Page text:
Vladimir Putin, who repeatedly has denied meddling in the 2016 U.S. election, suggested in a new interview that the massive cyber operation targeting the presidential vote might have been carried out by “Ukrainian, Tatars or Jews — but with Russian citizenship.”
The Russian leader pointed the finger at Jews and ethnic minorities in his country during an interview broadcast late Friday on NBC television, in which he frostily dismissed any knowledge of the cyber-intrusions into the American electoral system. But Putin added that he “couldn’t care less” if operatives from his country were, in fact, found to have been responsible for operation.
The Russian leader’s denials echo recurring remarks by Donald Trump, who repeatedly has discounted assertions even by his own intelligence agencies that Moscow was behind efforts to harm the election changes of his Democratic rival. U.S. spy officials for months have been convinced that Russia was behind clandestine efforts to sway American voters away from Democratic president nominee Hillary Clinton and to her Republican rival Donald Trump.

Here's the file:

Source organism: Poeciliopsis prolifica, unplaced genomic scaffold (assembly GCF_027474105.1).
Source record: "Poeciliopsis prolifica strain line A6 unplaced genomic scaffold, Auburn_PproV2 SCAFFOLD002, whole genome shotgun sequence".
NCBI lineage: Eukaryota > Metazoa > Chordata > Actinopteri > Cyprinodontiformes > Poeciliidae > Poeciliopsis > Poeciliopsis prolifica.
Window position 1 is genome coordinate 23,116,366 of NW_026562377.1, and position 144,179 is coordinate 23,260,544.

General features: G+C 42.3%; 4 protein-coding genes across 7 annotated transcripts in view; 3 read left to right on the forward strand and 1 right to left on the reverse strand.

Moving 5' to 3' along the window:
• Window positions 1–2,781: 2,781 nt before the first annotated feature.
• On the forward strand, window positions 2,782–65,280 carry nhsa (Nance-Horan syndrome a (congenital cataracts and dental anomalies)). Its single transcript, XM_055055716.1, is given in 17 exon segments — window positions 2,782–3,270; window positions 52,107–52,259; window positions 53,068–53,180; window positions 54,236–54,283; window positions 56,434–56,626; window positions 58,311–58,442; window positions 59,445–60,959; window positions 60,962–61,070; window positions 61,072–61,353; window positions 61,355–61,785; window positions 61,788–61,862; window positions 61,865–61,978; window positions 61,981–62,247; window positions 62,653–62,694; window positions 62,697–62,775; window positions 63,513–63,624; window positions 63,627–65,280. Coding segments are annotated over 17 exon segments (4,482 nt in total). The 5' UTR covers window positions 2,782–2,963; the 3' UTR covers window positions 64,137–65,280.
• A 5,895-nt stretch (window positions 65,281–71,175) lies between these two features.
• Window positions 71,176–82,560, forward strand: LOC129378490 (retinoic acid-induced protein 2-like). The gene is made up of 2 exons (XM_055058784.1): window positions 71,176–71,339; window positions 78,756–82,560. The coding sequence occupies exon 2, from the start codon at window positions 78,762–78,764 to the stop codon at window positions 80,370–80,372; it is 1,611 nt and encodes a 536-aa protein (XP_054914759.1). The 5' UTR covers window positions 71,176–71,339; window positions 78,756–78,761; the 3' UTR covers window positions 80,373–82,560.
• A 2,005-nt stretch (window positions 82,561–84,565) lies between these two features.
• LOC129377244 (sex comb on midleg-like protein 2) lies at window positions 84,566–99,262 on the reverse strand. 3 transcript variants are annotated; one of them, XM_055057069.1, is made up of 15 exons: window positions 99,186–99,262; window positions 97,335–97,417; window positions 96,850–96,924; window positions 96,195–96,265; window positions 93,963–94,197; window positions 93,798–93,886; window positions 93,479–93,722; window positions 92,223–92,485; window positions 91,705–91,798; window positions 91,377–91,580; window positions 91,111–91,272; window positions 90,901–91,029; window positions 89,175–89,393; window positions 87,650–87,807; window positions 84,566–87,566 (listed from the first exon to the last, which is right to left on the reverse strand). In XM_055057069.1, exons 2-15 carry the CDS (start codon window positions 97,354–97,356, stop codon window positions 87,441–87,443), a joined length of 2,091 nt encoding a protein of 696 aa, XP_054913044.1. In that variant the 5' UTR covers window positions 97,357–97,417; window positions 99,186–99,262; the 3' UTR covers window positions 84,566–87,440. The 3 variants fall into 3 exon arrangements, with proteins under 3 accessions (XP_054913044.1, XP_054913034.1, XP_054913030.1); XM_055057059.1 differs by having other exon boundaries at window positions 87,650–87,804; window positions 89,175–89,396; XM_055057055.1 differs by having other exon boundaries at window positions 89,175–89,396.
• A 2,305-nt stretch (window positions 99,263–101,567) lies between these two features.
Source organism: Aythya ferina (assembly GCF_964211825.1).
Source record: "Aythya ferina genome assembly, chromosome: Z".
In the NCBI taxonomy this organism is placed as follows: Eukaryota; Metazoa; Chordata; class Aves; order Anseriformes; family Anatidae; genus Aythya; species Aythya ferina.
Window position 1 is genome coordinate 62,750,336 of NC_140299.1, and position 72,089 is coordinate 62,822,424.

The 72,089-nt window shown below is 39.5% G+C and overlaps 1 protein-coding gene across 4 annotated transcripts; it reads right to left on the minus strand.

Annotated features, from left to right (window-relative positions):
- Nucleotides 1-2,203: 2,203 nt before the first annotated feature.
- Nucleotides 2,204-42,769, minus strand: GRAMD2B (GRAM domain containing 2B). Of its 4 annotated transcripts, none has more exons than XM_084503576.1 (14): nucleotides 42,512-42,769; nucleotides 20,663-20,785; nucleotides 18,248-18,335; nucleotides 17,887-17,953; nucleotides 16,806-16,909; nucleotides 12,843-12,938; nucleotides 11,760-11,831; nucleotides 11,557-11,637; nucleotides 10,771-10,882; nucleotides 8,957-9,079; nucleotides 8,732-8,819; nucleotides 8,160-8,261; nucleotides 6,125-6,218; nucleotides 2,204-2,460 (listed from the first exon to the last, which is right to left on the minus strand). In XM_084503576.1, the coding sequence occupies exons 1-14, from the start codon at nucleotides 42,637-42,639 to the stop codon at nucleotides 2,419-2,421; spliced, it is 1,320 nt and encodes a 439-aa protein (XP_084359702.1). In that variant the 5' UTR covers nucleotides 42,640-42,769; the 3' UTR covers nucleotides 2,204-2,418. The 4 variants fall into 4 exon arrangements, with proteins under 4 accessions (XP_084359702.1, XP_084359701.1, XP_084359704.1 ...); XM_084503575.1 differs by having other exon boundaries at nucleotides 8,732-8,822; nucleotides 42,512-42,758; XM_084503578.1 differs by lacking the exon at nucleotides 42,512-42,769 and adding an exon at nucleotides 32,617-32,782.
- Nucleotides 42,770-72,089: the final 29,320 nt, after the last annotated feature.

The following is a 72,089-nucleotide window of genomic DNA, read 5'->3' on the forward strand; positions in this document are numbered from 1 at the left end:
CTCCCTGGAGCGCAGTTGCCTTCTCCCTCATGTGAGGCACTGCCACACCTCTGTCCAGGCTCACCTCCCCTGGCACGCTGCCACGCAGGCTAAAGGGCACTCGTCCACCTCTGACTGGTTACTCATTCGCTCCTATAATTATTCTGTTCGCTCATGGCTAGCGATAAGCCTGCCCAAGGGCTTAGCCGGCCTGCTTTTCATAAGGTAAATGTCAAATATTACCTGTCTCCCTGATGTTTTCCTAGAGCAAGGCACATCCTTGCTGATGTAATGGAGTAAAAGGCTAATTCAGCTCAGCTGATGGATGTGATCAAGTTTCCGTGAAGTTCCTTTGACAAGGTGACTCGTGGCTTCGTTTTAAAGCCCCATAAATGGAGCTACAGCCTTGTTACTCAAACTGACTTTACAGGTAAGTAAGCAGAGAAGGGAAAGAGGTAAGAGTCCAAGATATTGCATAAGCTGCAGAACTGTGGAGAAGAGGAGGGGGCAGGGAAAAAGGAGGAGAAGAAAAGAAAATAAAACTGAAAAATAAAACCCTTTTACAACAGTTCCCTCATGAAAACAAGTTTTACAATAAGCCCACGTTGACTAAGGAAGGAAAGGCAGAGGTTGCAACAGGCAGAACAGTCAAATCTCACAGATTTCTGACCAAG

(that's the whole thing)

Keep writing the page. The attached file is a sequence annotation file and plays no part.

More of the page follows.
Special Counsel Robert Mueller who is overseeing a sweeping investigation into Russian efforts to affect the outcome of the election, last month issued sweeping indictments in which he laid out details of the elaborate Russian cyber-operation. Mueller’s indictment identified 13 Russians and a trio of Russian companies for leading a social media interference campaign across the United States.
The exhaustive 37-page charging sheet left little room for doubt that Moscow led the cyber hacking operation, but two two apparent doubters remain — Trump, the shock winner of the November 2016 vote, and Putin.
Espionage experts and Kremlinologists say however that the Russian leader would have to have given his approval for a cyber-operation as complex and extensive as the one that targeted the 2016 US presidential vote.
Putin told NBC interviewer Megan Kelly that even if the hackers had Russian nationality, there is no proof that the operation was directed by the Kremlin. “So what if they’re Russians?” he said. “They do not represent the interests of the Russian state.”